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'Heartless Con Artists:' New Jersey Couple Sentenced For Stealing More Than $1 Million From Hurricane Sandy Victims

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TRENTON, N.J. (CBS) -- A New Jersey man has been sentenced for stealing more than $1 million from roughly 20 victims of Hurricane Sandy, the New Jersey Attorney General's Office announced Friday.

Jeffrey Colmyer was sentenced to seven years in prison, while his wife, Tiffany Cimino, received five years probation.

The couple ran a home contracting business and instead of helping homeowners rebuild after the storm, authorities say they spent the $1.4 million on gambling and luxury items.

"Colmyer and Cimino callously stole from Sandy victims whose homes were destroyed, compounding the hardships and distress their victims faced as they strived to rebuild after this historic storm," Attorney General Grewal said. "By absconding with disaster relief funds and personal savings that these victims desperately needed, these defendants proved themselves to be heartless con artists."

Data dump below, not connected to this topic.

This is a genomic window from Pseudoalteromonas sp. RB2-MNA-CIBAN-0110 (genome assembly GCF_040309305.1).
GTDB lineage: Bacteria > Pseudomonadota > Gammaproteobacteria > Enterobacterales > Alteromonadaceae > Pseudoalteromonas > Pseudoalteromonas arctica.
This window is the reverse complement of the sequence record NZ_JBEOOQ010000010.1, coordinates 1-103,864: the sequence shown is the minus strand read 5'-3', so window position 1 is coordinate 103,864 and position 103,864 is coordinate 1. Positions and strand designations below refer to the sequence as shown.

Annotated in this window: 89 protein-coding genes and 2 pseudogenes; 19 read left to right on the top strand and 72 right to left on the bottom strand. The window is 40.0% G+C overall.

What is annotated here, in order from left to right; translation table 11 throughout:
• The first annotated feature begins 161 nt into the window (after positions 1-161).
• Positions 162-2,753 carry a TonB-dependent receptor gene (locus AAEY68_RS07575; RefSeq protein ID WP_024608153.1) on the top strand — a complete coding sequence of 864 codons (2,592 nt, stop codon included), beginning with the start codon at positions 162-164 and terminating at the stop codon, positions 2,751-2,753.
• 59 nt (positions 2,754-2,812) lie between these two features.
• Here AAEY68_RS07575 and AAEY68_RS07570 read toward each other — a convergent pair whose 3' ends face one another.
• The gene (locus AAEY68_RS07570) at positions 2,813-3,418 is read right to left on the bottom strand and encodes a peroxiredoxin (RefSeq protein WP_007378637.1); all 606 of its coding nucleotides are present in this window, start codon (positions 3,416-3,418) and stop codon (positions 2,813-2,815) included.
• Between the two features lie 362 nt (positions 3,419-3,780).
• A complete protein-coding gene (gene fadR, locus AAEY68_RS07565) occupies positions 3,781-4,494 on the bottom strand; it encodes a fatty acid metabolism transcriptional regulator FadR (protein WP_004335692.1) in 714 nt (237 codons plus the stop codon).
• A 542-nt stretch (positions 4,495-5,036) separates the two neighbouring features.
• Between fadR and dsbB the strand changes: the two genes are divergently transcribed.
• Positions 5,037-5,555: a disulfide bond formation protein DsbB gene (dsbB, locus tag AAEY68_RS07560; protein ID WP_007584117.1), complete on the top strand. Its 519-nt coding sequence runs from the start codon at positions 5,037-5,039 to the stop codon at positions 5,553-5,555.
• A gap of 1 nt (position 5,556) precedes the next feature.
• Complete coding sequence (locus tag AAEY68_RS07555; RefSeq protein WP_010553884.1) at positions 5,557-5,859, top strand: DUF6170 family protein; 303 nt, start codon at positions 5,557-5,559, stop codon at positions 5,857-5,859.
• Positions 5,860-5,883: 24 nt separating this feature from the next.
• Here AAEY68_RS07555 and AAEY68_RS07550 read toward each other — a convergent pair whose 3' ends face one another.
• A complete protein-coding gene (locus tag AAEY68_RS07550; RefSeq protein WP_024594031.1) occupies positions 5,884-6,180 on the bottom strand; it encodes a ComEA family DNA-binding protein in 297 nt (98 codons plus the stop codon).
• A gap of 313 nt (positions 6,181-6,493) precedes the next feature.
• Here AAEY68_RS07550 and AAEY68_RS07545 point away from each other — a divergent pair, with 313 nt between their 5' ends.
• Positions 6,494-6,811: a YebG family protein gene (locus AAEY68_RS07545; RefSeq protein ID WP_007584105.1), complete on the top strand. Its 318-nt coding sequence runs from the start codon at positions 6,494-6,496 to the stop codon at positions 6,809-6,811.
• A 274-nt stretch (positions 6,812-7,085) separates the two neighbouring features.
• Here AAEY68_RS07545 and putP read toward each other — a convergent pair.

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Colmyer, 43, and Cimino, 35, of Little Egg Harbor, pleaded guilty to charges of theft by failure to make required disposition of property received on May 29. Colmyer also entered guilty pleas to second-degree money laundering.

Superior Court Judge Guy Ryan ordered the couple to pay $695,402 in restitution to victims and $655,243 to the State of New Jersey for stolen Sandy relief funds.

"We have prosecuted many cases of fraud and theft related to Superstorm Sandy, but this is perhaps the most egregious, given the amount stolen by this couple and the fact that they enriched themselves at the expense of victims who were hit hardest by this natural disaster," Director Veronica Allende of the Division of Criminal Justice said.

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The couple diverted hundreds of thousands of dollars paid to their companies -- Rayne Construction Management Services and Colmyer & Sons -- that Sandy victims had given them to rebuild and raise their homes. Instead, the couple used the money to pay for personal expenses, including a $17,000 diamond ring for Cimino while Colmyer spent thousands gambling, according to the Attorney General's Office.

The duo abandoned many jobs, and in many cases, failed to even start home restorations.

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